Timely de-identification of large clinical datasets such that they can be released quickly to contribute to COVID-19 research efforts is likely to prove a challenge for most data custodians, and this, as well as general concerns about patient privacy, may explain why so few datasets have been made available to date. For example, simple methods such as aggregating counts introduce risks many may not be aware of,13 and such data may have limited usefulness in practice. The use of privacy models, of which there are many to choose from,14 becomes even more critical with more detailed and complex data, and empirical testing is needed to validate assumptions.15 New methods such as synthetic data are also emerging that are suitable for some use cases, but again privacy risks exist since data could be replicated or allow for the correct attribution of personal information.16
Whereas the level of expertise and knowledge required to deploy de-identification at scale can be daunting for the variety of data needed, the profession is maturing with training and resources.17 The degree to which the data should be transformed will depend upon the identifiability, which falls on a spectrum.18 Depending upon the context in which the data will be shared or released, and the security and contractual controls in place, it may be possible to preserve data utility, thus maximizing the benefit of the data for secondary use.
Privacy requirements should not be viewed merely as obstacles to overcome on the journey to sharing useful data. Rather, data custodians should survey the privacy landscape with a lens wide enough to encompass those regulations which have been developed with purpose of protecting the personal rights of data subjects while simultaneously fostering secondary research. While performing statistical de-identification often requires expert application of risk assessment, privacy models, and software, we must also look beyond the technical, and apply privacy best practices to establish trust from the public in the research and medical communities that are working toward finding effective treatments for COVID-19.
1 WHO, ‘Developing Global Norms for Sharing Data and Results during Public Health Emergencies’ (World Health Organization, 2015).
3 Virginia Gewin, ‘The Trials of Global Research under the Coronavirus ’  Nature.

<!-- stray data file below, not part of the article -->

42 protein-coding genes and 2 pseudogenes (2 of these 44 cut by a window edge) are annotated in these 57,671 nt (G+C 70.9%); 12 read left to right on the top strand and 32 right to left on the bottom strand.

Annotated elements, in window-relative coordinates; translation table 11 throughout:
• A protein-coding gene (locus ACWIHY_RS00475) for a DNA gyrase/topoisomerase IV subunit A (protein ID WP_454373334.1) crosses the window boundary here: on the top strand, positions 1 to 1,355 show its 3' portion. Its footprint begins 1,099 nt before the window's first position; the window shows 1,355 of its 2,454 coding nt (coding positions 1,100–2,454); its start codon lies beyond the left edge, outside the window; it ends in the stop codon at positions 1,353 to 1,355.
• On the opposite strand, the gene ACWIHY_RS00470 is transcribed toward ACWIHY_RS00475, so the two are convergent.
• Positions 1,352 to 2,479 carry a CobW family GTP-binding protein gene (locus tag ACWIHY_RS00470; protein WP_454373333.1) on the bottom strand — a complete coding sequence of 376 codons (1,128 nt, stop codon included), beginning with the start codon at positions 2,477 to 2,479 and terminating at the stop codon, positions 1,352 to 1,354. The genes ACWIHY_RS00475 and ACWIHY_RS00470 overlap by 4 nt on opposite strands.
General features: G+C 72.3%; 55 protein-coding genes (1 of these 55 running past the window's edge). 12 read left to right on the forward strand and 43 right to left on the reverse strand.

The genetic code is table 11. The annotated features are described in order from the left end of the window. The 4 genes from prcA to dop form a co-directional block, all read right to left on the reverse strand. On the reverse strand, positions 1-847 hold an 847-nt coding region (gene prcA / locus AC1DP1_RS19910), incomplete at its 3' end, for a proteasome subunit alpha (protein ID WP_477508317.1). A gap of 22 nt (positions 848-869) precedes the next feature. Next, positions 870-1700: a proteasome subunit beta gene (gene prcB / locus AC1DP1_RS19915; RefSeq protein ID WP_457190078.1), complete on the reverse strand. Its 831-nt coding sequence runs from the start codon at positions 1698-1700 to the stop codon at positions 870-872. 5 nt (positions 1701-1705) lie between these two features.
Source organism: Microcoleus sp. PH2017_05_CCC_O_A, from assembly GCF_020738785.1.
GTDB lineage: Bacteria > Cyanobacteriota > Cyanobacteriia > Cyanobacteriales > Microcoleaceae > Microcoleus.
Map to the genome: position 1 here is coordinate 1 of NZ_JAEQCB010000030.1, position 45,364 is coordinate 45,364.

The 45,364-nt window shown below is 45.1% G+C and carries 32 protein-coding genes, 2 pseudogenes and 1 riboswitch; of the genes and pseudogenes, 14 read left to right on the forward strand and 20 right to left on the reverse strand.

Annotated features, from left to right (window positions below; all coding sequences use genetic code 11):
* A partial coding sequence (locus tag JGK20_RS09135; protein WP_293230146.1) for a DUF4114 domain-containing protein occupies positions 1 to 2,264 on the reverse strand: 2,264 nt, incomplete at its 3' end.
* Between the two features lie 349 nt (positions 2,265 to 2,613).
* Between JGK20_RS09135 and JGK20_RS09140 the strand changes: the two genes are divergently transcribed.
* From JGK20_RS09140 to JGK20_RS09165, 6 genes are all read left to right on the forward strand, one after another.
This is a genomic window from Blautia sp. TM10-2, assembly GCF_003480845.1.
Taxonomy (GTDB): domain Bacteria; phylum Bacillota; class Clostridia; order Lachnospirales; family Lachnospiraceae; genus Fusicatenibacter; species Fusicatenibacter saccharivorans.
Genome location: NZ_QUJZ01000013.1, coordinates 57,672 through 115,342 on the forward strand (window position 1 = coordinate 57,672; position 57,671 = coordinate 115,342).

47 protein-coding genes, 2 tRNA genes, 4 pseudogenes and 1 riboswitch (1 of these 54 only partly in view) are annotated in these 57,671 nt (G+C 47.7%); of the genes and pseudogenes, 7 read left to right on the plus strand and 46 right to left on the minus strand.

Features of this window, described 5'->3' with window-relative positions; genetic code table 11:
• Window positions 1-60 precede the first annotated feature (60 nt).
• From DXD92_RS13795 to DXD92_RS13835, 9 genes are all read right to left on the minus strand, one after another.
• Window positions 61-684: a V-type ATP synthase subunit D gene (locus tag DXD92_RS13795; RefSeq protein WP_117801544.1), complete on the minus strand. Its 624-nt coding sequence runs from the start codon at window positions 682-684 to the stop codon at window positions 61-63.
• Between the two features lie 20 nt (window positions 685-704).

4 IAPP, ‘DPA Guidance on COVID-19’ (International Association of Privacy Professionals, 2020); Future of Privacy Forum, ‘COVID-19 Privacy & Data Protection Resources’ (Future of Privacy Forum – Privacy and Pandemics, 2020).
5 OPC, Canada, ‘A Framework for the Government of Canada to Assess Privacy-Impactful Initiatives in Response to COVID-19’ (Office of the Privacy Commissioner of Canada, April 2020).
7 HHS, ‘OCR Announces Notification of Enforcement Discretion to Allow Uses and Disclosures of Protected Health Information by Business Associates for Public Health and Health Oversight Activities During The COVID-19 Nationwide Public Health Emergency’ (U.S. Department of Health and Human Services, 2020).
8 Research Data Alliance, ‘RDA COVID-19 Recommendations and Guidelines’ (2020); Christopher V Cosgriff, Daniel K Ebner and Leo Anthony Celi, ‘Data Sharing in the Era of COVID-19’ (2020) 2 The Lancet Digital Health e224.
9 Health Canada, ‘Health Canada Public Release of Clinical Information: Guidance Document’ (Health Canada, 12 March 2019); EMA, ‘European Medicines Agency Policy on Publication of Clinical Data for Medicinal Products for Human Use’ (European Medicines Agency, 21 March 2019).
10 Vivli, ‘Share Your COVID-19-Related Trials on the Vivli Portal’ (Vivli, 26 March 2020).
11 Institute of Medicine, Sharing Clinical Trial Data: Maximizing Benefits, Minimizing Risk. Consensus Study Report. (The National Academies Press 2015).
12 Stephen Bamford, ‘Applications of Privacy-Enhancing Technology to Data Sharing at a Global Pharmaceutical Company’ (2020) 3 Journal of Data Protection and Privacy 281.
13 Luk Arbuckle, ‘Aggregated Data Provides a False Sense of Security’ (International Association of Privacy Professionals, 27 April 2020).
15 Janice Branson and others, ‘Evaluating the Re-Identification Risk of a Clinical Study Report Anonymized under EMA Policy 0070 and Health Canada Regulations’ (2020) 21 Trials.
16 Nicolas Ruiz, Krishnamurty Muralidhar and Josep Domingo-Ferrer, ‘On the Privacy Guarantees of Synthetic Data: A Reassessment from the Maximum-Knowledge Attacker Perspective’ (Springer 2018).
18 Future of Privacy Forum, ‘A Visual Guide to Practical Data Da-Identification’ (2017).